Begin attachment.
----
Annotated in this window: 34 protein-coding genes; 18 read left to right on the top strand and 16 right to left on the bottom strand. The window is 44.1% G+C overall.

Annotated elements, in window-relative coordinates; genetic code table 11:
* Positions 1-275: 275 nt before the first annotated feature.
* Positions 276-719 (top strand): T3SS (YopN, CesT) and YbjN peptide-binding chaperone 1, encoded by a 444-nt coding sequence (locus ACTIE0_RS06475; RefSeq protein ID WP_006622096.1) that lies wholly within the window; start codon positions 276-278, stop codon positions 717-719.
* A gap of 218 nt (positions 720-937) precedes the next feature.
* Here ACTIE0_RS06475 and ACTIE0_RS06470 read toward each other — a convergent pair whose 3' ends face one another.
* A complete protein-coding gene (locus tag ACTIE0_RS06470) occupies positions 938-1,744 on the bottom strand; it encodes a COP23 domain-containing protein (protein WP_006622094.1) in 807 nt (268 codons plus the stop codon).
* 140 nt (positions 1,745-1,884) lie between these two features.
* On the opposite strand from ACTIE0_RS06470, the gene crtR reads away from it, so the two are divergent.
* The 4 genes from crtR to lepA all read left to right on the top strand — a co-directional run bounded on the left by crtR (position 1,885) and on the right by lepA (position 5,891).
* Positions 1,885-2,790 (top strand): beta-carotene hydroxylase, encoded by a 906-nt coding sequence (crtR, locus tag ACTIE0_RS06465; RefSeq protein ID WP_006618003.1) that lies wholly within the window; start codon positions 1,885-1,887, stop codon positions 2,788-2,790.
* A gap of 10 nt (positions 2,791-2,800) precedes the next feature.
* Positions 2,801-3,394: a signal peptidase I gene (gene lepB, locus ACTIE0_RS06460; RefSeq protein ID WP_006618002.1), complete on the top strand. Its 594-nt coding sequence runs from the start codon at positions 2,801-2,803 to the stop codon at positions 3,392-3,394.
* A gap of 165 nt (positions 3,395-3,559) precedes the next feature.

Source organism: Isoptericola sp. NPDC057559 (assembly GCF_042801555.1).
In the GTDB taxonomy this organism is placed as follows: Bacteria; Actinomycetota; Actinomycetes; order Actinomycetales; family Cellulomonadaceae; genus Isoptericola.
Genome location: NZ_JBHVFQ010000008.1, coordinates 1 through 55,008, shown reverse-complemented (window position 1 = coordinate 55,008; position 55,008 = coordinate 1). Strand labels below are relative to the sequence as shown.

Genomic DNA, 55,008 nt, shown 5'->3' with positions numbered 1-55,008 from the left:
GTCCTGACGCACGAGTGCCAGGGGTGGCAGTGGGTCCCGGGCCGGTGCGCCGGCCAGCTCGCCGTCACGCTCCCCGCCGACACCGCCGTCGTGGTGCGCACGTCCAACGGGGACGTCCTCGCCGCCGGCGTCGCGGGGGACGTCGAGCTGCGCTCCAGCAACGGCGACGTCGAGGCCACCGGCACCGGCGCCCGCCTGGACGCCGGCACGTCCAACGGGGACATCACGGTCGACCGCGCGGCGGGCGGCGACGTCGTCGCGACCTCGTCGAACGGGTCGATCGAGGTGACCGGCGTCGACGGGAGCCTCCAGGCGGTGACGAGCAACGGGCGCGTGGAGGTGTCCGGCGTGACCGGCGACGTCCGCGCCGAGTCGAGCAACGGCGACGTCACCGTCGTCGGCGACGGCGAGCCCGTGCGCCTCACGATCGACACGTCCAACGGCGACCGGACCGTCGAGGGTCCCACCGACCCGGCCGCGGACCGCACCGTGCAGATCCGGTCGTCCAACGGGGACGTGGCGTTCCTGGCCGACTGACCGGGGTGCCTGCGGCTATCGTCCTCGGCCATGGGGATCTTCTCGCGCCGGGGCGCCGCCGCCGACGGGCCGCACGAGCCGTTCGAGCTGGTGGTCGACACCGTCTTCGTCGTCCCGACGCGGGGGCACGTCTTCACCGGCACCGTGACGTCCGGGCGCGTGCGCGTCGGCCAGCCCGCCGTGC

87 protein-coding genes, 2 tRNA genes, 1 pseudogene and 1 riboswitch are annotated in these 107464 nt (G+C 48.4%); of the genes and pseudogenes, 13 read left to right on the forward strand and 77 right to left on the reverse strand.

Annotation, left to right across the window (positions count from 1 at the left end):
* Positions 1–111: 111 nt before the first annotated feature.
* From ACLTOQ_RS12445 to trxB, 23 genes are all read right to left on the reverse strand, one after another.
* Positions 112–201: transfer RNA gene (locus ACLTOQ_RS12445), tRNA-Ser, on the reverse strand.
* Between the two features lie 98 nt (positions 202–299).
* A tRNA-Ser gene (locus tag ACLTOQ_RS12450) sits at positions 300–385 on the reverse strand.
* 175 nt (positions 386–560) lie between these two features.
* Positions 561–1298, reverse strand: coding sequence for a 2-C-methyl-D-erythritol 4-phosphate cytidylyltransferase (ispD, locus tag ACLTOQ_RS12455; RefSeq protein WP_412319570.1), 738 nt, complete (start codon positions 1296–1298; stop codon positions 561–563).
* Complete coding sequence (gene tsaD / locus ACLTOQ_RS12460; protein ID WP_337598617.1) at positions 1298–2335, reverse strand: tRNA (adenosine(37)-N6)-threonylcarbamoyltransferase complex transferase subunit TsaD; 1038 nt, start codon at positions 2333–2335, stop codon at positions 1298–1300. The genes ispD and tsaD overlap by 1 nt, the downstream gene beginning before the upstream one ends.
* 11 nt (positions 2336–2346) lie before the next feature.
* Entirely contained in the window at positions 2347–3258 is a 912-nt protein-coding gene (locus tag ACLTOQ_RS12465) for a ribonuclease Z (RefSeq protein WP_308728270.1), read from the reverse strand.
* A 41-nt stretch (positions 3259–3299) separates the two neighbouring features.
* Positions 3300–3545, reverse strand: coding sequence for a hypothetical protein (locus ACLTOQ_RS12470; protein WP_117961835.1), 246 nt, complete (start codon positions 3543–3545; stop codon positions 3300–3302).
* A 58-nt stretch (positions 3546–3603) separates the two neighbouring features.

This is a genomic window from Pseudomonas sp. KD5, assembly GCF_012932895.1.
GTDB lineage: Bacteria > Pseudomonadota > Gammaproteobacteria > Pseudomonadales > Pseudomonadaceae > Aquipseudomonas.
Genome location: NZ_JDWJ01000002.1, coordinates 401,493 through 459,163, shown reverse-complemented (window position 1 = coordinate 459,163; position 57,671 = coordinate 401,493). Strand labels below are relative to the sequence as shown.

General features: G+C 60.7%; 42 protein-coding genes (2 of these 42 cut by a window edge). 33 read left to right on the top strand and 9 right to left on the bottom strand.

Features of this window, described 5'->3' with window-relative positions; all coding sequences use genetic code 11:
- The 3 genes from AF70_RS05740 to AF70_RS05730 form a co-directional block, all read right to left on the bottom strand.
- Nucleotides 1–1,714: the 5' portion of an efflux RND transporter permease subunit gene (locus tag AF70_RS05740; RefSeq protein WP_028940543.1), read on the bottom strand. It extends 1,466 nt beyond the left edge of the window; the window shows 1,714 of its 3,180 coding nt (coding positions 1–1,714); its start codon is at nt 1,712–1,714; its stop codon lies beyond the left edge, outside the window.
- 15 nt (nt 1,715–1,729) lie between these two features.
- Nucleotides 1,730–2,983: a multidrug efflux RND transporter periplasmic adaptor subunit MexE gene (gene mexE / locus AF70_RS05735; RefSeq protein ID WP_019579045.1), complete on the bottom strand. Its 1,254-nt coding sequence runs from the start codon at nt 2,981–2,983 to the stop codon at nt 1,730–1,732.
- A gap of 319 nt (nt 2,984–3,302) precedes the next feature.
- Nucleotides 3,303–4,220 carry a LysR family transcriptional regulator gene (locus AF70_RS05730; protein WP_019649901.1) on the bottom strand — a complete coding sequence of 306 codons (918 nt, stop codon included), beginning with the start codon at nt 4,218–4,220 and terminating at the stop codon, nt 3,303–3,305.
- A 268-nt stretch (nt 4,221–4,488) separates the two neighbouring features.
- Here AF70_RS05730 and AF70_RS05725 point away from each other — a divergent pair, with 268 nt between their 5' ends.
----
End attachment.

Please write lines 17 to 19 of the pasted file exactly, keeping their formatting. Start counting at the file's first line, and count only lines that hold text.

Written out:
Genome location: NZ_JBHVFQ010000008.1, coordinates 1 through 55,008, shown reverse-complemented (window position 1 = coordinate 55,008; position 55,008 = coordinate 1). Strand labels below are relative to the sequence as shown.

Genomic DNA, 55,008 nt, shown 5'->3' with positions numbered 1-55,008 from the left:
GTCCTGACGCACGAGTGCCAGGGGTGGCAGTGGGTCCCGGGCCGGTGCGCCGGCCAGCTCGCCGTCACGCTCCCCGCCGACACCGCCGTCGTGGTGCGCACGTCCAACGGGGACGTCCTCGCCGCCGGCGTCGCGGGGGACGTCGAGCTGCGCTCCAGCAACGGCGACGTCGAGGCCACCGGCACCGGCGCCCGCCTGGACGCCGGCACGTCCAACGGGGACATCACGGTCGACCGCGCGGCGGGCGGCGACGTCGTCGCGACCTCGTCGAACGGGTCGATCGAGGTGACCGGCGTCGACGGGAGCCTCCAGGCGGTGACGAGCAACGGGCGCGTGGAGGTGTCCGGCGTGACCGGCGACGTCCGCGCCGAGTCGAGCAACGGCGACGTCACCGTCGTCGGCGACGGCGAGCCCGTGCGCCTCACGATCGACACGTCCAACGGCGACCGGACCGTCGAGGGTCCCACCGACCCGGCCGCGGACCGCACCGTGCAGATCCGGTCGTCCAACGGGGACGTGGCGTTCCTGGCCGACTGACCGGGGTGCCTGCGGCTATCGTCCTCGGCCATGGGGATCTTCTCGCGCCGGGGCGCCGCCGCCGACGGGCCGCACGAGCCGTTCGAGCTGGTGGTCGACACCGTCTTCGTCGTCCCGACGCGGGGGCACGTCTTCACCGGCACCGTGACGTCCGGGCGCGTGCGCGTCGGCCAGCCCGCCGTGC